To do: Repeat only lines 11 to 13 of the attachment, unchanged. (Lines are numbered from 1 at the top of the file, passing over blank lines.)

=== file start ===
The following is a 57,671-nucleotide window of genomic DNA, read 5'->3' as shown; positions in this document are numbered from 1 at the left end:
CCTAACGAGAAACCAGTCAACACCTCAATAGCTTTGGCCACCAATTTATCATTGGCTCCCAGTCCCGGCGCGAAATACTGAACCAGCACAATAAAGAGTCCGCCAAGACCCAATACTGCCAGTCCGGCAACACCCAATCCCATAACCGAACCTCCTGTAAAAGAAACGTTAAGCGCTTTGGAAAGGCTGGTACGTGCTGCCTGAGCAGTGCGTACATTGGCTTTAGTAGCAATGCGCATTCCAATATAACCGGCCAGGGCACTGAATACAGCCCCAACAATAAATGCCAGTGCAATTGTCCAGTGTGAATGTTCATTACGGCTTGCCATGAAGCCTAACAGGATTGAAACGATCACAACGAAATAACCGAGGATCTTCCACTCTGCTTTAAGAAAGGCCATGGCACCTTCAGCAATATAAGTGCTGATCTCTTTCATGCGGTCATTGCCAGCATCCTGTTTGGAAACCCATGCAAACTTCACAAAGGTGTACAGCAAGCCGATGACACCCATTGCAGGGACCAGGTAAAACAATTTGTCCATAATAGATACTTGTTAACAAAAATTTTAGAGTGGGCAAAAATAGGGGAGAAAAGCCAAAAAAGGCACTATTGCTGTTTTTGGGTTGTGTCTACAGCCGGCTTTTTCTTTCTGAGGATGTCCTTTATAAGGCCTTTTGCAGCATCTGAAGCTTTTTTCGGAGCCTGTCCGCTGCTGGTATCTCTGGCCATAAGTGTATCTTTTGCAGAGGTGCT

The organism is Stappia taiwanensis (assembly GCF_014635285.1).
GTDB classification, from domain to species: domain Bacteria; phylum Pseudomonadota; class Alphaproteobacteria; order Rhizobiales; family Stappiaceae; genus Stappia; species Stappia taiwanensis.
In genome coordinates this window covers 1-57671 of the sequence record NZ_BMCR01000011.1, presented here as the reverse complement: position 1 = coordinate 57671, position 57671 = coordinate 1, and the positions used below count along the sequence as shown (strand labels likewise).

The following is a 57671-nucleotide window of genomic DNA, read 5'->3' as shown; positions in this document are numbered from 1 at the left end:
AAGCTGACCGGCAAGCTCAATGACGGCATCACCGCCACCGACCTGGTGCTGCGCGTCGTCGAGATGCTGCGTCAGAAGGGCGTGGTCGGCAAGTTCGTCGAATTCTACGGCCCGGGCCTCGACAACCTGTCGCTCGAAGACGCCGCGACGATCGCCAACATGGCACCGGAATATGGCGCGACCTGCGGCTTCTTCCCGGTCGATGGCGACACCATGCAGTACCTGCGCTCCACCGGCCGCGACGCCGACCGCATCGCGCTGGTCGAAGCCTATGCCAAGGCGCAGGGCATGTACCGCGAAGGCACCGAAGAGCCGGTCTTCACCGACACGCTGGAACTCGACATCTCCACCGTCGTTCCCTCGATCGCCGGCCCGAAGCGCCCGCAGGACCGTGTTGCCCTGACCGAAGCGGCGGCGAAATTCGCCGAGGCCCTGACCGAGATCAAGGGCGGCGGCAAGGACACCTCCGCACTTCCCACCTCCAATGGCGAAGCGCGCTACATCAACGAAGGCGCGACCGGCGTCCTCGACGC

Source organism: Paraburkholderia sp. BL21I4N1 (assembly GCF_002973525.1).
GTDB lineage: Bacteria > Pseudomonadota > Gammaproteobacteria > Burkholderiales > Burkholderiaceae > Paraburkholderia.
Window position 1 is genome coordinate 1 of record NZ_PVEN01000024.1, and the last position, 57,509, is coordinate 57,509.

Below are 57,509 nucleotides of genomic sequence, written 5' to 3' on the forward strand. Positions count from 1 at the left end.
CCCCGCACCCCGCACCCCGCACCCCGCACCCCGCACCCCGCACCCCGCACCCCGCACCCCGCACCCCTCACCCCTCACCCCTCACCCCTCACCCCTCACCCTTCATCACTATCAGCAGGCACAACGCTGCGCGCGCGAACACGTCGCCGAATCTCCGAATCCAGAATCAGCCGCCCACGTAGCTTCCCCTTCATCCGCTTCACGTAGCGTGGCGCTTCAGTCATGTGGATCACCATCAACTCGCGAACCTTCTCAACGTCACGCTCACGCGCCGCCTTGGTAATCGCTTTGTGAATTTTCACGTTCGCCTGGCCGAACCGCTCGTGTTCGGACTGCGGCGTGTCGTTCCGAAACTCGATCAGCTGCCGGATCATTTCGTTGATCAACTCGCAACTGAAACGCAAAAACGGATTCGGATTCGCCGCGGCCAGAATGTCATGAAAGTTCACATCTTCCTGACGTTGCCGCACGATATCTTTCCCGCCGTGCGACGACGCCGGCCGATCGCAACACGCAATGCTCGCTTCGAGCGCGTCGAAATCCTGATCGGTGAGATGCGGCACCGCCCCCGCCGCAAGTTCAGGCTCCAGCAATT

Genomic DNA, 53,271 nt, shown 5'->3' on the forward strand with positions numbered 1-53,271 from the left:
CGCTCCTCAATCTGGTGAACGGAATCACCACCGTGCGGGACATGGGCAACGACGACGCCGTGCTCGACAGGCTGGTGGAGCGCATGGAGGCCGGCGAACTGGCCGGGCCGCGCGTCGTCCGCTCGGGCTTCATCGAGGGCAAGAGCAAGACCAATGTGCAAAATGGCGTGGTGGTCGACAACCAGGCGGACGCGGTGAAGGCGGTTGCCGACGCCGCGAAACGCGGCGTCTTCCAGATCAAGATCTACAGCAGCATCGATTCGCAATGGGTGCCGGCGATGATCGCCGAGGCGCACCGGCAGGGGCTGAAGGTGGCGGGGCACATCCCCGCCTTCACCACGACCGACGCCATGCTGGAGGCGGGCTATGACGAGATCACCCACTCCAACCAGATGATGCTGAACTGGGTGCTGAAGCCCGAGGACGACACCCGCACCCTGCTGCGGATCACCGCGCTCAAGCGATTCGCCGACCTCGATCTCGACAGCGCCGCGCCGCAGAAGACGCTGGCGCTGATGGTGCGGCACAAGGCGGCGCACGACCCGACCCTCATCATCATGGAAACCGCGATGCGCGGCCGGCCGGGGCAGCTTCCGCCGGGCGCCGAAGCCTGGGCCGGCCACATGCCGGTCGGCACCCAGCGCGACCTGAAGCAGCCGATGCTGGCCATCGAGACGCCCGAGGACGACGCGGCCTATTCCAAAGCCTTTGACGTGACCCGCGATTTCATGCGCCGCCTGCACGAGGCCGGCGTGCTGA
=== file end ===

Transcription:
Below are 57,509 nucleotides of genomic sequence, written 5' to 3' on the forward strand. Positions count from 1 at the left end.
CCCCGCACCCCGCACCCCGCACCCCGCACCCCGCACCCCGCACCCCGCACCCCGCACCCCGCACCCCTCACCCCTCACCCCTCACCCCTCACCCCTCACCCTTCATCACTATCAGCAGGCACAACGCTGCGCGCGCGAACACGTCGCCGAATCTCCGAATCCAGAATCAGCCGCCCACGTAGCTTCCCCTTCATCCGCTTCACGTAGCGTGGCGCTTCAGTCATGTGGATCACCATCAACTCGCGAACCTTCTCAACGTCACGCTCACGCGCCGCCTTGGTAATCGCTTTGTGAATTTTCACGTTCGCCTGGCCGAACCGCTCGTGTTCGGACTGCGGCGTGTCGTTCCGAAACTCGATCAGCTGCCGGATCATTTCGTTGATCAACTCGCAACTGAAACGCAAAAACGGATTCGGATTCGCCGCGGCCAGAATGTCATGAAAGTTCACATCTTCCTGACGTTGCCGCACGATATCTTTCCCGCCGTGCGACGACGCCGGCCGATCGCAACACGCAATGCTCGCTTCGAGCGCGTCGAAATCCTGATCGGTGAGATGCGGCACCGCCCCCGCCGCAAGTTCAGGCTCCAGCAATT

Genomic DNA, 53,271 nt, shown 5'->3' on the forward strand with positions numbered 1-53,271 from the left: